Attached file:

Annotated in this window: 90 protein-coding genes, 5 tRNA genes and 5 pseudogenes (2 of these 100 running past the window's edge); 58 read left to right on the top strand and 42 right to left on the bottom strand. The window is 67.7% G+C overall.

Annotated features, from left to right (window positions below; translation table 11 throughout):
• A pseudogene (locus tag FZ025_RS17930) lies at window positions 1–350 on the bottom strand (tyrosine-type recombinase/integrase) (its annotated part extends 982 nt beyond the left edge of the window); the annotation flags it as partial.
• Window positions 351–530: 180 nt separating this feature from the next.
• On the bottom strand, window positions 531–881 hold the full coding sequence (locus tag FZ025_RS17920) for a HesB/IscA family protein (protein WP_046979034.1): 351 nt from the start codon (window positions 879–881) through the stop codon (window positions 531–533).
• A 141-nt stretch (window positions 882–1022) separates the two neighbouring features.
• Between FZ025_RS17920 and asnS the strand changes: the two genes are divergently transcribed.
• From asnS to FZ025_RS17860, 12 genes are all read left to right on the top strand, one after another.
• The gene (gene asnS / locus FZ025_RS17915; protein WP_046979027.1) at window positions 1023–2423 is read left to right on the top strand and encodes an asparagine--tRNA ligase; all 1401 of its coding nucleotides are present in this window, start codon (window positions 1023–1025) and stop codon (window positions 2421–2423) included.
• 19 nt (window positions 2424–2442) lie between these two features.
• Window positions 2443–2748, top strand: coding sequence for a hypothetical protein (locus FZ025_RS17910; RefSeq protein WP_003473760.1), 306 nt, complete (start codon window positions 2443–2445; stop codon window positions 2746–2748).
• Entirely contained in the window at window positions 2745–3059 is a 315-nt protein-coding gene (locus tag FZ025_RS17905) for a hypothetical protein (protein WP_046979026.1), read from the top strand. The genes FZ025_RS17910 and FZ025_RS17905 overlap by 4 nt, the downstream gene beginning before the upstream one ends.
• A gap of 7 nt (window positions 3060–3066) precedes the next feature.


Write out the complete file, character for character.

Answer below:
Annotated in this window: 90 protein-coding genes, 5 tRNA genes and 5 pseudogenes (2 of these 100 running past the window's edge); 58 read left to right on the top strand and 42 right to left on the bottom strand. The window is 67.7% G+C overall.

Annotated features, from left to right (window positions below; translation table 11 throughout):
• A pseudogene (locus tag FZ025_RS17930) lies at window positions 1–350 on the bottom strand (tyrosine-type recombinase/integrase) (its annotated part extends 982 nt beyond the left edge of the window); the annotation flags it as partial.
• Window positions 351–530: 180 nt separating this feature from the next.
• On the bottom strand, window positions 531–881 hold the full coding sequence (locus tag FZ025_RS17920) for a HesB/IscA family protein (protein WP_046979034.1): 351 nt from the start codon (window positions 879–881) through the stop codon (window positions 531–533).
• A 141-nt stretch (window positions 882–1022) separates the two neighbouring features.
• Between FZ025_RS17920 and asnS the strand changes: the two genes are divergently transcribed.
• From asnS to FZ025_RS17860, 12 genes are all read left to right on the top strand, one after another.
• The gene (gene asnS / locus FZ025_RS17915; protein WP_046979027.1) at window positions 1023–2423 is read left to right on the top strand and encodes an asparagine--tRNA ligase; all 1401 of its coding nucleotides are present in this window, start codon (window positions 1023–1025) and stop codon (window positions 2421–2423) included.
• 19 nt (window positions 2424–2442) lie between these two features.
• Window positions 2443–2748, top strand: coding sequence for a hypothetical protein (locus FZ025_RS17910; RefSeq protein WP_003473760.1), 306 nt, complete (start codon window positions 2443–2445; stop codon window positions 2746–2748).
• Entirely contained in the window at window positions 2745–3059 is a 315-nt protein-coding gene (locus tag FZ025_RS17905) for a hypothetical protein (protein WP_046979026.1), read from the top strand. The genes FZ025_RS17910 and FZ025_RS17905 overlap by 4 nt, the downstream gene beginning before the upstream one ends.
• A gap of 7 nt (window positions 3060–3066) precedes the next feature.